The Applicants have argued that release of the records to them would not breach the in camera rule as they were parties to the proceedings in question and the requirements of natural justice, constitutional rights and fair process entitle them to ''full disclosure of all court related documentation associated with the said proceedings". In this context, as the applicants have been informed by my Office, the High Court judgment in the case of EH and EPH -v- the Information Commissioner would appear to have found otherwise. O'Neill J. stated, in reference to section 22(1)(b), " the concept of disclosure is there in the widest sense and I would interpret that as meaning 'any disclosure' be it disclosure by the public body itself or disclosure by the person seeking the record or either of them. ....[I]n permitting disclosure a head of public body and the Commissioner must assume that the disclosure of a record will be to the world at large."
Unlike the situation in relation to some court records, there are no restrictions placed on records released under FOI. I must accept, therefore, that disclosure of the records to the Applicants cannot be distinguished from disclosure to the world at large and consequently disclosure of records to them which are subject to the in camera rule would be in breach of section 22(1)(b) of the FOI Act unless the Court directs otherwise.
The records were created by a HSE social worker appointed to compile the report for the Court. They comprise the notes of the interviews with the children. Apparently, details of what the children disclosed were attached to the report. Both the typed and handwritten notes were created in the course of the proceedings for the purpose of the preparation of the report to the Court and as a direct consequence of the Order under section 20 of the Child Care Act. The notes emanate from or were derived from the proceedings. This indicates that they became court documents subject to the in camera rule. I do not consider the Applicants' argument that the notes were not filed with the Section 20 Report changes this.
I am aware that the Applicants were parties to these proceedings and that some of the content of the records would already be known to them. They have also claimed that the children have consented to disclosure of the records. However, this does not detract from the fact that to release them now without judicial authority would be in breach of section 22(1)(b) and of the in camera rule.
This may seem to the Applicants to be unfair or an incorrect interpretation of the FOI Act in view of the fact that it operates to prevent them from obtaining, under the Act, records concerning their children. However, in the High Court decision cited earlier, EH and EPH -v- the Information Commissioner, O'Neill J was clear on this point. He said:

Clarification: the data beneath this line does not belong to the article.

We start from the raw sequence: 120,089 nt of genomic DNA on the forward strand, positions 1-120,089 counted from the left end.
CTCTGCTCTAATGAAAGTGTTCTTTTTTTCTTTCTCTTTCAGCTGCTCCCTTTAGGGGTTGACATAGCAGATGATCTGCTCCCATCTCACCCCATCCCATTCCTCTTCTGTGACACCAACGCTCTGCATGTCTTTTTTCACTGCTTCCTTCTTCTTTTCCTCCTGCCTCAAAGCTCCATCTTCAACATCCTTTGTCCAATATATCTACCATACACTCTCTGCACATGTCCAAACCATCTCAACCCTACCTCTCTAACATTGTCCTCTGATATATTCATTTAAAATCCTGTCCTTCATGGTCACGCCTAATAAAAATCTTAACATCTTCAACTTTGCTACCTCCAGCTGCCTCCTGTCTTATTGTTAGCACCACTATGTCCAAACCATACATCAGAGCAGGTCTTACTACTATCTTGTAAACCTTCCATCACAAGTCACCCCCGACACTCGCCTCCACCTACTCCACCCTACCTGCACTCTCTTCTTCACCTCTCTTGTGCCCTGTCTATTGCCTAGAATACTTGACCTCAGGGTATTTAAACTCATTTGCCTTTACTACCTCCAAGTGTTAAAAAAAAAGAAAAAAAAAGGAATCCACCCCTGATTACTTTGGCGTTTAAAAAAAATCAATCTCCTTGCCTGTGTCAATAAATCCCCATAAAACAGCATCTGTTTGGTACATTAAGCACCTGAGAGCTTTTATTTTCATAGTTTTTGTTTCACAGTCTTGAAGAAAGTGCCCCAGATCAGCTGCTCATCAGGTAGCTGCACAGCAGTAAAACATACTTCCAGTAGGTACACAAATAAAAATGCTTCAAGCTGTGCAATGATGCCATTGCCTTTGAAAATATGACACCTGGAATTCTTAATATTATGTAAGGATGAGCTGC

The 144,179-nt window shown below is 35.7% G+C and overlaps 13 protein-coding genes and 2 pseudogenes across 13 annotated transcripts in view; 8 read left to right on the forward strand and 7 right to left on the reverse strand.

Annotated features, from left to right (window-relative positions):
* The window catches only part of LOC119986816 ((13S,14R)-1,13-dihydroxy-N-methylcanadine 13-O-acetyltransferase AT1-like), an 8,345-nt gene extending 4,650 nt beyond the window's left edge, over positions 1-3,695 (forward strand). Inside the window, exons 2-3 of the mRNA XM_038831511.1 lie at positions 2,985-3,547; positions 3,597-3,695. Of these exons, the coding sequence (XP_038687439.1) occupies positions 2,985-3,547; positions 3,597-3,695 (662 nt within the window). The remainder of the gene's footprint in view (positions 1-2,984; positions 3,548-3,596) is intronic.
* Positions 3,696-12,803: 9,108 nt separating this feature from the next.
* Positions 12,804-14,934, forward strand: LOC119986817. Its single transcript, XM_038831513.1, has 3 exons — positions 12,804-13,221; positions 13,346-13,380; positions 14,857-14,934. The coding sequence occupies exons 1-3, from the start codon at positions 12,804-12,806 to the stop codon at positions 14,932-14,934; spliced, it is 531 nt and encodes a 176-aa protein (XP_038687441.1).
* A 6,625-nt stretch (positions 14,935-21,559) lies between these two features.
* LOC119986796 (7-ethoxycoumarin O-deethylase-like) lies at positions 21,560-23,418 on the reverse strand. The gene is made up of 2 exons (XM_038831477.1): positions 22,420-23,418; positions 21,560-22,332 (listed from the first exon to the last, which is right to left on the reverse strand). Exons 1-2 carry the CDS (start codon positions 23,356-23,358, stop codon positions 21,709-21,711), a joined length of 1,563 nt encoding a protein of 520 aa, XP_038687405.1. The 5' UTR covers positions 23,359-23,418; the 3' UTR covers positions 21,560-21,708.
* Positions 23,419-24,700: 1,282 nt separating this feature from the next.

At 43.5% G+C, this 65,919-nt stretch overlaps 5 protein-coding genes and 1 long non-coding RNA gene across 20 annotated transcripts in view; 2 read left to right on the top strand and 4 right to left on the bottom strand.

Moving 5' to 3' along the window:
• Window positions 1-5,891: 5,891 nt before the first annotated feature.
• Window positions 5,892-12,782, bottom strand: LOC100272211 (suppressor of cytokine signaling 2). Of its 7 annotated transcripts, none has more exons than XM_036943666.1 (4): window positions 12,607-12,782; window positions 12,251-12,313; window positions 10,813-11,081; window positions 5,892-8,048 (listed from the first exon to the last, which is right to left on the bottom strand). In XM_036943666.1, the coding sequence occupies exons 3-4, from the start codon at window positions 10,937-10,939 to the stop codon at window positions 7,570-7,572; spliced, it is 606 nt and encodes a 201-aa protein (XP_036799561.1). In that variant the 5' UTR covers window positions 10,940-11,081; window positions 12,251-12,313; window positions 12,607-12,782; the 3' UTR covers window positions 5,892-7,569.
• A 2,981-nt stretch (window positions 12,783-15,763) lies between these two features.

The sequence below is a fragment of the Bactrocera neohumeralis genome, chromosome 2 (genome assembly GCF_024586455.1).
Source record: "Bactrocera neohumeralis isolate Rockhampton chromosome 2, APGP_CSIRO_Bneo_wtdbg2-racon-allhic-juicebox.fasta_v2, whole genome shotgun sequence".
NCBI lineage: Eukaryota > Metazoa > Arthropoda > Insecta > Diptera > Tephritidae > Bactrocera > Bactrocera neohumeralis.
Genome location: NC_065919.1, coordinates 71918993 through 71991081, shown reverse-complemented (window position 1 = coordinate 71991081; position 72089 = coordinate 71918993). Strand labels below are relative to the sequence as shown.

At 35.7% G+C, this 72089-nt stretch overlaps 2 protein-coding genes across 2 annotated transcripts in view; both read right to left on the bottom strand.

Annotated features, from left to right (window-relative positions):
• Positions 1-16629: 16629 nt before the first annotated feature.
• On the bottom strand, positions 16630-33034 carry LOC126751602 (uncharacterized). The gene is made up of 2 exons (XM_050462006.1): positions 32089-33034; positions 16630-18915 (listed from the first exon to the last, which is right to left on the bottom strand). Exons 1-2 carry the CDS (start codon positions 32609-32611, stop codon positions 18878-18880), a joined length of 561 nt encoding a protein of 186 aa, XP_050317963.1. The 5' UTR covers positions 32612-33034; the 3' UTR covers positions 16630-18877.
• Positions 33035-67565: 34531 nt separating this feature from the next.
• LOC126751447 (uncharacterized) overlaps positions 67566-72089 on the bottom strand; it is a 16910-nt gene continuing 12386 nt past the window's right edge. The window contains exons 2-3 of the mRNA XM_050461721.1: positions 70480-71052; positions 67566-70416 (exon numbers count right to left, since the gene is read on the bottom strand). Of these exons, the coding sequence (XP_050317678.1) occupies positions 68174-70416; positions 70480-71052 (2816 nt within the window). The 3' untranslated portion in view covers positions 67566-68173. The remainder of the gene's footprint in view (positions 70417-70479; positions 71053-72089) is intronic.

"In my view the purpose of Section 22(1)(b) is to prevent the Act from operating in such a way as to permit interference in the administration of justice a function which is reserved by the constitution solely to the Courts....If it were the case that one could under the provisions of the Act obtain documents disclosure of which was prohibited by the ruling of the Court or by an undertaking given to a Court, I have no doubt that this would amount to a gross and constitutionally impermissible interference in the administration of justice."
The Applicants made arguments to the effect that openness and transparency favours release of the records. However, section 22(1)(b) is not subject to a public interest override so I have no jurisdiction to set aside the exemption on the basis of a public interest balancing test.
Having carried out a review under section 34(2) of the FOI Act, I hereby affirm the decision of the HSE in this case insofar as it refused access to the records. However, I vary the basis for that decision and find that the records are exempt under section 22(1)(b) because their disclosure would constitute contempt of court.
A party to a review, or any other person affected by a decision of the Information Commissioner following a review, may appeal to the High Court on a point of law arising from the decision. Such an appeal must be initiated not later than eight weeks after notice of the decision was given to the person bringing the appeal.